9. Folks, Came home from Costco ( Australian friends: "Costco"is a GIANT grocery cooperative with massive purchasing and distribution power, which typically sells items at only a percentage point or two above cost. They also have excellent-by and large- meat, and good wine/ liquor deals in the municipalities that allow them to sell liquor.) with two three-packs of babyback ribs (am happy to report the price is down by $.80, to $3.69/lb or so) and a massive package of country-style pork ribs. I plan on cooking the latter tomorrow with the babybacks, in the 225-250* (F) range. Question: what would be an optimal temp for " done"? 200-205* like a pork butt? Would you bother to wrap them? Any suggestions for cooking method of these pretty mammoth slabs of pork?
  10. Syzgies, all three probes- the KK analog and the two Fireboard, were all in the same close area in the dome. No grate measurement.
  11. So yesterday I added a second temperature probe, this one one of the Fireboard food probes, looping the cord around the KK temp dial bracket inside the dome, so I now had three different probes, with their working ends all within 1" of each other. (Sorry, got the two photos mixed up- the previous one is of the three probes, the one below is of the two), and I put some fuel in the KK, fired it up, and set the Fireboard controller to 250*. And as you see, now all three temperature gauges are reading pretty close, with ten degrees, to one another, though the original Fireboard probe that I had problems with Wednesday is still reading a bit lower than the other two. So long as they are all dependably close, and so long as the Fireboard is controlling the heat within a narrow range, I am okay. BTW, to answer a couple of the previoous questions, (1) I got the air leak under control, and the problem Wednesday was not out-of-control temps, but rather, a misleading temp reading from the Fireboard. second, no I don't use a food probe when I am doing ribs. For pork shoulder or brisket, yes. For now, the problem would appear to be solved, but since I have the third probe already wired up in there, I think I will keep it there for a while as a security check.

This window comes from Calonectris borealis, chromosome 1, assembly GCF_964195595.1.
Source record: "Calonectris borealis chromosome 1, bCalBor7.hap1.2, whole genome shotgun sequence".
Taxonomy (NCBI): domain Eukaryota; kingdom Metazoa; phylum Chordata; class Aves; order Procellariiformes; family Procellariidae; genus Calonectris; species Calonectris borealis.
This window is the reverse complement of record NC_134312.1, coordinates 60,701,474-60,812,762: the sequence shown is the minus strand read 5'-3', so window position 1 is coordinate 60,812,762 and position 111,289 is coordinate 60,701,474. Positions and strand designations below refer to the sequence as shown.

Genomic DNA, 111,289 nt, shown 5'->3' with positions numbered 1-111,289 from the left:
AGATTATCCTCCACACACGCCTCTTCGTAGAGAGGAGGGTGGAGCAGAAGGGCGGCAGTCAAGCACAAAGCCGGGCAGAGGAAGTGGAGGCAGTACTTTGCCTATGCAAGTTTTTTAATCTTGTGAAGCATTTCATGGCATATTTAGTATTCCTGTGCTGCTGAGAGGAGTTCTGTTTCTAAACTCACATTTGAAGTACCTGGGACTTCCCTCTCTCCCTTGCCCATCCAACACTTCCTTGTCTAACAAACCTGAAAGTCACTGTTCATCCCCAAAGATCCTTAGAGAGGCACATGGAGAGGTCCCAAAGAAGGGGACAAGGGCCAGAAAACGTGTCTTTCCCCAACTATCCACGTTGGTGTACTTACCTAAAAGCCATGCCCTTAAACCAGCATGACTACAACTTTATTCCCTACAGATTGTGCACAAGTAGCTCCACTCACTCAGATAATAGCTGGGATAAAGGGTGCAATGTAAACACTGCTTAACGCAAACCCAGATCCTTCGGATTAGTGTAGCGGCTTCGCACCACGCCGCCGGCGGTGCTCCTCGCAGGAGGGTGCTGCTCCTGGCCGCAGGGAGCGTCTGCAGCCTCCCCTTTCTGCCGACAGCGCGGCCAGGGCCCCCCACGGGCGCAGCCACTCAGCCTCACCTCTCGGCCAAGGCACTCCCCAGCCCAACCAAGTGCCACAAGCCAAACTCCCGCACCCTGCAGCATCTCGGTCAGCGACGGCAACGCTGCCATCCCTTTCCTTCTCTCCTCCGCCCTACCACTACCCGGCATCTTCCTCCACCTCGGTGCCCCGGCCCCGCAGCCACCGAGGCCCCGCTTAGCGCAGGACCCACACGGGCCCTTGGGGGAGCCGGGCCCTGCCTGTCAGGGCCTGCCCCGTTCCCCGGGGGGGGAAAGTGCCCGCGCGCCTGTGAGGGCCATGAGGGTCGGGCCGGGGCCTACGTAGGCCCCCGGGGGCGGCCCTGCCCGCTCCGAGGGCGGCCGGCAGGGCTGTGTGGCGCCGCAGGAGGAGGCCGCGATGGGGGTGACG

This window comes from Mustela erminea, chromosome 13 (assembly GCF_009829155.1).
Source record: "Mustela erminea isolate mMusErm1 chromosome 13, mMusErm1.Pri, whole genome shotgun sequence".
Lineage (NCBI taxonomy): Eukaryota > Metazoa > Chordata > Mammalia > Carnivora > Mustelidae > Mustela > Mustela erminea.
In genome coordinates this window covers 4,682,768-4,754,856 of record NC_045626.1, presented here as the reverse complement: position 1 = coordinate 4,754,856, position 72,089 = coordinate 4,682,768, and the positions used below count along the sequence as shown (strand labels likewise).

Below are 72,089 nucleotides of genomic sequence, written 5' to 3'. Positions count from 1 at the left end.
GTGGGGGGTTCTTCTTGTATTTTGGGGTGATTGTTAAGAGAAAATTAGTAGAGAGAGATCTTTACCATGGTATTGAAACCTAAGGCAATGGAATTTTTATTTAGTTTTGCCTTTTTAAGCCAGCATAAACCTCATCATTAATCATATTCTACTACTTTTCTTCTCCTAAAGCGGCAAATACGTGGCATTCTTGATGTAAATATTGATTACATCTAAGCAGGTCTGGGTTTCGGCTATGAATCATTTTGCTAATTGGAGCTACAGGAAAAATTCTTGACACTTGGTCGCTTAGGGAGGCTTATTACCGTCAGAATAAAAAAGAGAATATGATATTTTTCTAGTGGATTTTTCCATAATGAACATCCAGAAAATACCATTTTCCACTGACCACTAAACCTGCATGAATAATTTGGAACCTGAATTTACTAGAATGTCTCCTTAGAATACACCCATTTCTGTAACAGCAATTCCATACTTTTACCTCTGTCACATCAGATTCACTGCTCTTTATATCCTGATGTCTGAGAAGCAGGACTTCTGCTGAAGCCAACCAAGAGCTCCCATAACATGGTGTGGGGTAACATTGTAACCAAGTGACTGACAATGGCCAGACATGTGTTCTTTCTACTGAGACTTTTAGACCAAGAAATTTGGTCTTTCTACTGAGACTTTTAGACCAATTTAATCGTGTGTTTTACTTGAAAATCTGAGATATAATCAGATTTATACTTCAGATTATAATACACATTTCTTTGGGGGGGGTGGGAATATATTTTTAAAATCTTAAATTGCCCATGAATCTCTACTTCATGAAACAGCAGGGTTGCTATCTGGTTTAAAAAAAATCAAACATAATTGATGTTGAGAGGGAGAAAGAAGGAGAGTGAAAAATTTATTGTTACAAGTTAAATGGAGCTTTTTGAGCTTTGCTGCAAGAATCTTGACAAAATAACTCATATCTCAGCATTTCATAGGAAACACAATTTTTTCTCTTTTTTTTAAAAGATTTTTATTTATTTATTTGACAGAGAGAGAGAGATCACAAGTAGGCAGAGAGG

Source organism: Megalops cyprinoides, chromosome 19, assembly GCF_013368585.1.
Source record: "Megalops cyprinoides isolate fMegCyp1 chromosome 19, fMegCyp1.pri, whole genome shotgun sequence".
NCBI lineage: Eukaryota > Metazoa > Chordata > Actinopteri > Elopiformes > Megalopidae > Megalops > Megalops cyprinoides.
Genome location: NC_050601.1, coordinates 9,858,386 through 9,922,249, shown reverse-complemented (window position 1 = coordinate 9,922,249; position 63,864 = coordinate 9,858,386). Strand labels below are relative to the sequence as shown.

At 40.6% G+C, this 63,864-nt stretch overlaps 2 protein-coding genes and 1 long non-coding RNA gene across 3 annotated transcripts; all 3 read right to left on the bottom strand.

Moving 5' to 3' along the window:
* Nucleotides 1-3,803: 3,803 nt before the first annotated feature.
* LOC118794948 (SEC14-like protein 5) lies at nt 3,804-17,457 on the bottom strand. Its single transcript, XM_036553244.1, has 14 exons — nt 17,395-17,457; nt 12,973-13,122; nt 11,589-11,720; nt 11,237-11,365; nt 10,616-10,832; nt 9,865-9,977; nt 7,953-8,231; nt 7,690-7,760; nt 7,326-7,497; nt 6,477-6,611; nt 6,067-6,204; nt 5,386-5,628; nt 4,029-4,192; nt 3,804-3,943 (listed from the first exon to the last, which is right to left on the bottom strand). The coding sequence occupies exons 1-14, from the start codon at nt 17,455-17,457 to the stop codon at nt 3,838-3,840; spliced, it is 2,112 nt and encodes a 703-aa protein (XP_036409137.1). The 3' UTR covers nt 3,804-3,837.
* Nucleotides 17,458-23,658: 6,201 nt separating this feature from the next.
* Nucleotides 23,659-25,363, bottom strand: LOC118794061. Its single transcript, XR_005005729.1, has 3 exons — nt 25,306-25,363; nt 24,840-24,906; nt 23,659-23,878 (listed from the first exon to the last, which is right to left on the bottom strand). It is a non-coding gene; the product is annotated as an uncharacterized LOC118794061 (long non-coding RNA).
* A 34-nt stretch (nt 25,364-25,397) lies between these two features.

12. Okay, lots of conversation to catch up on and a few questions to be answered: First, to recap the problem (which no,SWOFF1, I don't think is in any way "over-analyzed"): When I did the first cook on Wednesday, I used both the KK temp dial, meter, or whatever you want to call it, and the Fireboard temp probe. The temp probe I placed right up with the KK probe in the dome, looping the cord around the inside bracket to the KK temp dial, so that the working end of both (the pencil-type things) were within 1" or so of each other. So they should have been experiencing the same temperature, or very close to it. I don't know if this image helps or not. But during the cook, I was getting WILDLY different readings, with KK dial reading much higher-approximately 335 on the KK to 197 on the Fireboard..
  13. Today, I am going to fire it up again and wire in one of the food probes and hang it next to the temperature probe inside the KK dome, and see how closely- or not- the three probes agree on temperature. It could be that the Fireboard probe is defective and just needs to be replaced. Stay tuned…..
  14. Not sure where you are getting the idea that there are two probes. There are just, as pictured, the reading from the FIreboard2 and the temperature gauge that comes with the KK. In any case, I plan to use a second probe today- one of the meat probes that comes with the Fireboard 2, and hang it up on the interior bracket that houses the KK temp dial, and be able to compare the three readings. Of the six spare ribs that were "cooked" yesterday, the larger ones were still adequate for serving, but the smallest one, which may have also been subject to more direct heat, was a crispy critter (see photo), and I could only recover some of the meat from the center of the rack, which got used in a pork fried rice (which was yummy). The bigger ribs were dryer than I would have wished, but as I said, still, according to my neigbors/testors, still pretty decent. Stay tuned for today's calibration tests.